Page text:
With the release of the Garnaut report, it’s time for me to look again at ways to reduce my carbon footprint. I’ve been trying to reduce air travel, turning down invitations and offering to do videoconferences instead. That’s had some success, but mostly people aren’t set up to handle video, and, by the time invitations are made, there are often arrangements in place that make it difficult.
So, I’m going to take the initiative, and announce that I’m available to offer video presentations on a wide range of topics (climate change, water, infrastructure, digital economy & culture, employment and macro policy in general, among others). It’s easiest for me in business hours (9-5 pm, Mon-Fri, AEST) as that’s when I can use the UQ facilities, but I’m willing to look at alternatives at other times, if there’s someone who can handle the setup.
Obviously, I can only do a finite number of presentations, either in person or by video, so get in with your request.
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It’s time once again for weekend reflections.Feel free to write at greater length than for a standard comment thread. As always, civilised discussion and no coarse language.
The government’s response to the Garnaut report has been less than enthusiastic. Still, who would have thought, a year ago, that the news would be “government reaffirms target of 60 per cent cut in emissions” and that the only effective criticism would be from those saying the target is too soft.
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Most long-lived dictatorships have at least some positive achievements, and, the world being what it is, most dictators have some unattractive enemies. These facts have generated a couple of marathon threads at Crooked Timber, following Chris Bertrams post’ on Castro and mine on Suharto** , not to mention vast numbers on Saddam.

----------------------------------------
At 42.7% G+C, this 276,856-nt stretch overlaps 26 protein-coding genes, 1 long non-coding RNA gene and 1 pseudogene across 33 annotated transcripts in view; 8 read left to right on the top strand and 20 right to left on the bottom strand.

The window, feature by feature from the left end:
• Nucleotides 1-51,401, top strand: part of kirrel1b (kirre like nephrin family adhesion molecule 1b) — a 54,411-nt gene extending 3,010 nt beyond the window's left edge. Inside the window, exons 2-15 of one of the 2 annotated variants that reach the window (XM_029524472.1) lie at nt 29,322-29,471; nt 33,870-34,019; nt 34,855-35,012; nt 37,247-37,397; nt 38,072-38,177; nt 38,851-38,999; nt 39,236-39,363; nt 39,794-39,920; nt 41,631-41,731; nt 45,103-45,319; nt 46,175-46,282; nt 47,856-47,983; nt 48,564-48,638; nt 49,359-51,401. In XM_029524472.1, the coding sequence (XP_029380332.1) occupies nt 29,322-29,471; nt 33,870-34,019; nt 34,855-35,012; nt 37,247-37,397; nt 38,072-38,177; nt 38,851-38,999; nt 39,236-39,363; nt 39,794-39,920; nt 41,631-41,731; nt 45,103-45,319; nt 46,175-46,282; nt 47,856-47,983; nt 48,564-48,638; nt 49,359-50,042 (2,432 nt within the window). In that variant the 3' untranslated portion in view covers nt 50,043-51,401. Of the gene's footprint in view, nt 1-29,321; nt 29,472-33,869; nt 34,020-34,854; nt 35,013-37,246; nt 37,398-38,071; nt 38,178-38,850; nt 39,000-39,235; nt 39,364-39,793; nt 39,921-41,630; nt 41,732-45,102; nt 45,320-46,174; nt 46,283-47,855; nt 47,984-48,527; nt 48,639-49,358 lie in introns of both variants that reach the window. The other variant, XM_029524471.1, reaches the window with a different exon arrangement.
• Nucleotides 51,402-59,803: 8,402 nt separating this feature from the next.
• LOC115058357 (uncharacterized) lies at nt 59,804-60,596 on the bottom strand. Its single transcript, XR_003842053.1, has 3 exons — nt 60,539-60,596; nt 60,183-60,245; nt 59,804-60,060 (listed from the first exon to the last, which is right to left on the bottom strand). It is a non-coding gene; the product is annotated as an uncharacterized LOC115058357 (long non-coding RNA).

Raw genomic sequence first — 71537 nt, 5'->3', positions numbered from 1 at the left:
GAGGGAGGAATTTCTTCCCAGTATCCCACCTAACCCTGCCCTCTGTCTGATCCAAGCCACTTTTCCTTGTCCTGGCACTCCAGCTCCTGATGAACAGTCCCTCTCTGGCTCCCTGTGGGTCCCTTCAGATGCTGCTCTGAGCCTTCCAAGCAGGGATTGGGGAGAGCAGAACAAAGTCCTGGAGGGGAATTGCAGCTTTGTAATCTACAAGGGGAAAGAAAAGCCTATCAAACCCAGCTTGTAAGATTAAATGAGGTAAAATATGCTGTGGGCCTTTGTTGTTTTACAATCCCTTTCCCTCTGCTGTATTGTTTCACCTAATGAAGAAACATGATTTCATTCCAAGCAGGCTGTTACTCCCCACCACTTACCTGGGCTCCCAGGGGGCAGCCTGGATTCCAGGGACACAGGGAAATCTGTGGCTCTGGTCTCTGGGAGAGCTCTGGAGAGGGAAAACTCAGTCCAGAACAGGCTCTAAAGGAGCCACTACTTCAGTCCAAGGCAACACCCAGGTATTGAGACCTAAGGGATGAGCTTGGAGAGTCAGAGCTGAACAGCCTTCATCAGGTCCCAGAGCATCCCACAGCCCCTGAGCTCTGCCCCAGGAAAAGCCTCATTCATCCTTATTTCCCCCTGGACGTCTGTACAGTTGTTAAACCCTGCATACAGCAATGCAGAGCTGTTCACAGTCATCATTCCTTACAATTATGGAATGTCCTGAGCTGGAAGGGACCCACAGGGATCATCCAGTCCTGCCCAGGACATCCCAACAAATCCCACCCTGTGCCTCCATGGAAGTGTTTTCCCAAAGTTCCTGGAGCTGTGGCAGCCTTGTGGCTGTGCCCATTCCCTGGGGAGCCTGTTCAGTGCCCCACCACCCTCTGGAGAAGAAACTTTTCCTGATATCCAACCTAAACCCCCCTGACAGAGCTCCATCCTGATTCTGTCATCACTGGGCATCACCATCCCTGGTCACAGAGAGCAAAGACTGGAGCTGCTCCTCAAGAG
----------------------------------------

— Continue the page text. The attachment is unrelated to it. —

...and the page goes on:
What are the implications of these facts, both for the policies we should support and for the moral judgements we should offer? I have a couple of fairly obvious points to make about policy, and some less clear thoughts about moral judgements.
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The Interim Report of the Garnaut Review is just out. Over the fold, I’ve attached the report and also a quick response from me for Crikey, largely based on hearing Garnaut a couple of weeks ago.
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Among the relatively few points the opposition has scored in this Parliament has involved the unwillingness (or, in the Opposition’s telling, inability) of Treasurer Wayne Swan to respond substantively to a question from Malcolm Turnbull about the level of the NAIRU (non-accelerating inflation rate of unemployment), AKA “the concept formerly known as the natural rate”.
At this point I was going to refer readers to Wikipedia but, as with quite a few economics articles, it’s not entirely satisfactory. However, rather than complain, I’ve edited it to include a slightly better explanation.
Coming back to Australia, the fact that inflation is rising suggests that, if the NAIRU exists, we are now below it. It doesn’t seem as if there is much scope for fiscal and monetary policy to be tightened further. Given the risk of a breakdown in global credit markets, raising interest rates any further seems very dangerous. And the tax cut promises (which should be kept – the credibility of political processes is more important than the risk of inflation) mean that the scope to tighten fiscal policy is limited.
What remains is the possibility of reducing the NAIRU by improving the performance of labour markets. Education and training will help in the long term, but not so much in the short run. What is needed is to take advantage of the tight labour market to reduce long-term unemployment and to bring discouraged workers back into the labour market. At this phase of the cycle, the best policy instrument to achieve this goal is a targeted wage subsidy. Employers who take on workers moving off unemployment and disability benefits, or re-entering the labour force after a long absence should receive a subsidy for a period of say, three to six months. I’ll try to post a bit more on this, and why it’s superior to suggested alternatives like cutting minimum wages, before too long.